The Chinese delegation is pleased to note that with the joint efforts of the international community, national governments and the civil society, the international endeavor to protect persons with disabilities has gathered momentum. We welcome the coming into effect on May 3 this year of the Convention on the Rights of Persons with Disabilities. Meanwhile, we can not fail to notice that 650 million persons with disabilities of our world are still faced with various difficulties in social security, education, employment, and equal participation in social life. This requires more vigorous publicity campaigns by governments on the Convention on the Rights of Persons with Disabilities to raise public awareness of the rights of these people, and more effective fulfillment of Convention obligations through legislative, administrative and judicial measures.
China has been active in its promotion of the international cause for the protection of persons with disabilities, and has been a staunch advocate and proponent of the Convention on the Rights of Persons with Disabilities. The Chinese government signed the Convention on March 30, 2007 and ratified it on June 26, 2008, which made us the 34th State Party to the Convention. The Chinese government has nominated a well-known scholar with disabilities as a candidate for membership of the Committee on the Rights of Persons with Disabilities.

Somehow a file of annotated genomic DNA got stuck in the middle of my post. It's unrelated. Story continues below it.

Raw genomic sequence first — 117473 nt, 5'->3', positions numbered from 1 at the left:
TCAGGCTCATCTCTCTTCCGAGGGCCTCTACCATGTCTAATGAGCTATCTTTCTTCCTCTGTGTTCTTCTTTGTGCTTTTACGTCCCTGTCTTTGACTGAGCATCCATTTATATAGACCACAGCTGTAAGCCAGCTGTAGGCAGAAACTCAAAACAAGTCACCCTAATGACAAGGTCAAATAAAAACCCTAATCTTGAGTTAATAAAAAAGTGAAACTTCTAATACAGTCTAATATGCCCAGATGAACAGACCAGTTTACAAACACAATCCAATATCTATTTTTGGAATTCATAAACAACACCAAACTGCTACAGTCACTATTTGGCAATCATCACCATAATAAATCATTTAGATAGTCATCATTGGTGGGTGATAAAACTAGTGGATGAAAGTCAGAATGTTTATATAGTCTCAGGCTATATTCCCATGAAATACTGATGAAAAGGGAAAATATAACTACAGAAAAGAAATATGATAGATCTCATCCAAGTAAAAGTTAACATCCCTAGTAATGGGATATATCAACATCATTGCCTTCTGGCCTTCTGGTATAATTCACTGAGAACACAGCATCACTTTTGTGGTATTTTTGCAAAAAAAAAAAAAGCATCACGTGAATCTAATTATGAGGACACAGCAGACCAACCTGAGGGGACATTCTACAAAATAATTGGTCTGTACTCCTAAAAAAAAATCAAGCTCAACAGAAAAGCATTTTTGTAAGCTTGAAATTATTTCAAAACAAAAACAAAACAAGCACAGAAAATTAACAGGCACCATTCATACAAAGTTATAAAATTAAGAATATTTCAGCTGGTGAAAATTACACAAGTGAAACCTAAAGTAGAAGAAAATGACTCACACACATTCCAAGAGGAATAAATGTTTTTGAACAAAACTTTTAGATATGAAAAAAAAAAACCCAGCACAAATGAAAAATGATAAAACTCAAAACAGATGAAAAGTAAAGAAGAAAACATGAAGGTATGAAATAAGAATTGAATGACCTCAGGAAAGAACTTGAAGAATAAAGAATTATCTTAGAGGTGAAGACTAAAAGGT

From September 6-17, China successfully hosted the 13th Paralympic Games in Beijing, which gathered more than 4000 athletes with disabilities representing 146 countries and regions. They shared dignity and happiness brought about by sports and showcased the Paralympic theme of "Transcendence, Equality, and Integration". The Chinese government spared no effort in supporting the Paralympics and carried out large scale renovation of Beijing's public transport facilities, tourist sites, and shopping centers to provide accessibility. The main thoroughfares were paved with lanes for the visually challenged. The hosting of the Paralympics helped to promote China's work related to persons with disabilities. Through the Paralympic Games, the athletes with disabilities reasserted their dignity and worth. Many people with disabilities regain their self-esteem and self-confidence from sports activities. They come out of seclusion and start to reintegrate into society. On the other hand, sports and Paralympics offer our society the opportunity to know more about persons with disabilities and understand them better. This is a great legacy the Paralympic Games have bequeathed to the Chinese people.
Thank you, Mr. Chairman.